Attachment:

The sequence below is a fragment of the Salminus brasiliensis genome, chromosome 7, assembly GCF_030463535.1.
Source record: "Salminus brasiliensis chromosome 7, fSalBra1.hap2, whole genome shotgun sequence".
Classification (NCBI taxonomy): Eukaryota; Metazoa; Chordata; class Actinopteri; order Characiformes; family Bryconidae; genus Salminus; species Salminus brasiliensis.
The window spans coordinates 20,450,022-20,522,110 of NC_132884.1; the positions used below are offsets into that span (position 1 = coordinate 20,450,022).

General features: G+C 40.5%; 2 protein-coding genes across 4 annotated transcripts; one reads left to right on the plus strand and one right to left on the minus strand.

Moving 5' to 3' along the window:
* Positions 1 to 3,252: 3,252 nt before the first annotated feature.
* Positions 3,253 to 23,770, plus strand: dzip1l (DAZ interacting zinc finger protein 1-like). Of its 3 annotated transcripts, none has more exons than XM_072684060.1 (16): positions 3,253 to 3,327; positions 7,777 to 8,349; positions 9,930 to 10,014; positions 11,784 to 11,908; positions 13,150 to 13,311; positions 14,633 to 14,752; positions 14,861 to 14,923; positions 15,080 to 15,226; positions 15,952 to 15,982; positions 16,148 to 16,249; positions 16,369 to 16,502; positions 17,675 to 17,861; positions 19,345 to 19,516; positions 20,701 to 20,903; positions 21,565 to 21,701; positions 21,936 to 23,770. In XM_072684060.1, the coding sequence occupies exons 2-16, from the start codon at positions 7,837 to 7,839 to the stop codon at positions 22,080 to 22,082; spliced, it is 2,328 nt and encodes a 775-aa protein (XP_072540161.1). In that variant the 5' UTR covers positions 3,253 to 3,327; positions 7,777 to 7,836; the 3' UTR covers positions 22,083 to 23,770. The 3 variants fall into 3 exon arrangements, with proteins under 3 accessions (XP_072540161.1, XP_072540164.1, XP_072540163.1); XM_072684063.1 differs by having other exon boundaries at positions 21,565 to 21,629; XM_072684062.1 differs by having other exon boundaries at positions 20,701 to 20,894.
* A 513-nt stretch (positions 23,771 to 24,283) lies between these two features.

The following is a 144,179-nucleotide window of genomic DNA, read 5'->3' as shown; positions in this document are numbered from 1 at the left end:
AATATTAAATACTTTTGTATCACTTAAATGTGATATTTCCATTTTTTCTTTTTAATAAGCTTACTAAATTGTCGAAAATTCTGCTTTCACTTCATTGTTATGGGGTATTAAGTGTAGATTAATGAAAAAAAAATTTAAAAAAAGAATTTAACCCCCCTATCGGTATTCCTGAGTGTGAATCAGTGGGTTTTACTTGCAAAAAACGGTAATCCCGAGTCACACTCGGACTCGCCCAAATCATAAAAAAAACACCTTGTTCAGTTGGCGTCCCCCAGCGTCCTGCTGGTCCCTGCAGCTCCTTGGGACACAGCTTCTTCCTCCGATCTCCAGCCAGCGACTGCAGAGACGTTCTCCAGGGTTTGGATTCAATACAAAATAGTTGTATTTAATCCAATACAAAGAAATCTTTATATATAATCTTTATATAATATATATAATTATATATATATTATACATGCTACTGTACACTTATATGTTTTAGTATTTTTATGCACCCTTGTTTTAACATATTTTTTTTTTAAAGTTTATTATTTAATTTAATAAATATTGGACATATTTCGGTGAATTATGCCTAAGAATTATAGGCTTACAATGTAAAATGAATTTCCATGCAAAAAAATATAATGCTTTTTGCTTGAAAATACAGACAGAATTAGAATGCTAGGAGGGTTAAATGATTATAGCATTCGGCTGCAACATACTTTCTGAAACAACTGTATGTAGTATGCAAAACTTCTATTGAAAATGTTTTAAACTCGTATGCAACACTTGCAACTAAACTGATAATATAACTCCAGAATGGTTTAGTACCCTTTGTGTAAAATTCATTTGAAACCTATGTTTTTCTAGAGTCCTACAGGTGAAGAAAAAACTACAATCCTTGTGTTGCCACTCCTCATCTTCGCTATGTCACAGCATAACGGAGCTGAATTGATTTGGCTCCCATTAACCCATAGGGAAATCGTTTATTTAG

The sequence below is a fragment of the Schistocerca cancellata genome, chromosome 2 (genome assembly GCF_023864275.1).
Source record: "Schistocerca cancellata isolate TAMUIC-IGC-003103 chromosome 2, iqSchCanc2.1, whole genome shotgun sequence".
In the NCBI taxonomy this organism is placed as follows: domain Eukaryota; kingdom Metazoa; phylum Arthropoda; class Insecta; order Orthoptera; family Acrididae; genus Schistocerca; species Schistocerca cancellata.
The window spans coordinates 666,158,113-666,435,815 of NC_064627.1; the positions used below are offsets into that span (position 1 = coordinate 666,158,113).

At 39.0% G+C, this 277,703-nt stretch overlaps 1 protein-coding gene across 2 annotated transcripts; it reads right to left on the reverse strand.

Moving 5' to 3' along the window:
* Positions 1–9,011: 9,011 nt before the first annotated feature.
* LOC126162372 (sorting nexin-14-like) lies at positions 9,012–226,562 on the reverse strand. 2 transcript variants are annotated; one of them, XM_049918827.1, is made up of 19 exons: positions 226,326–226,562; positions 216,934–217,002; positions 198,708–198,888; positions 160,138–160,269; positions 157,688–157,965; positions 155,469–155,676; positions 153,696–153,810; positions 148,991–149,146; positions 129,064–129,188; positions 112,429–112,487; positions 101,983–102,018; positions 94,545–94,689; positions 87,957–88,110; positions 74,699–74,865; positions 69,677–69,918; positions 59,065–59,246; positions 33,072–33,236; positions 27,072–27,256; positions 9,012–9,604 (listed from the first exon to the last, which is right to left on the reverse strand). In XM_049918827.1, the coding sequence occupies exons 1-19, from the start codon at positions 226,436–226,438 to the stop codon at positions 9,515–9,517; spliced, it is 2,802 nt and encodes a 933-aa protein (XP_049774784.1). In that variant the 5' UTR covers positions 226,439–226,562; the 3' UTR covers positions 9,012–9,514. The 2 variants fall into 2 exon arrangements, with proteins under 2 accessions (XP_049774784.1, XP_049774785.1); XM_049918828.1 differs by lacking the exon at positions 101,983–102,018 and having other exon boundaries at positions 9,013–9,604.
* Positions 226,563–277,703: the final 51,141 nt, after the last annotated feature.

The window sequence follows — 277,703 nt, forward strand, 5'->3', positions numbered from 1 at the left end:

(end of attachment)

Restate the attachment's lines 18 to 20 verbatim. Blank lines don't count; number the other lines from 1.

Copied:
* Positions 1–9,011: 9,011 nt before the first annotated feature.
* LOC126162372 (sorting nexin-14-like) lies at positions 9,012–226,562 on the reverse strand. 2 transcript variants are annotated; one of them, XM_049918827.1, is made up of 19 exons: positions 226,326–226,562; positions 216,934–217,002; positions 198,708–198,888; positions 160,138–160,269; positions 157,688–157,965; positions 155,469–155,676; positions 153,696–153,810; positions 148,991–149,146; positions 129,064–129,188; positions 112,429–112,487; positions 101,983–102,018; positions 94,545–94,689; positions 87,957–88,110; positions 74,699–74,865; positions 69,677–69,918; positions 59,065–59,246; positions 33,072–33,236; positions 27,072–27,256; positions 9,012–9,604 (listed from the first exon to the last, which is right to left on the reverse strand). In XM_049918827.1, the coding sequence occupies exons 1-19, from the start codon at positions 226,436–226,438 to the stop codon at positions 9,515–9,517; spliced, it is 2,802 nt and encodes a 933-aa protein (XP_049774784.1). In that variant the 5' UTR covers positions 226,439–226,562; the 3' UTR covers positions 9,012–9,514. The 2 variants fall into 2 exon arrangements, with proteins under 2 accessions (XP_049774784.1, XP_049774785.1); XM_049918828.1 differs by lacking the exon at positions 101,983–102,018 and having other exon boundaries at positions 9,013–9,604.
* Positions 226,563–277,703: the final 51,141 nt, after the last annotated feature.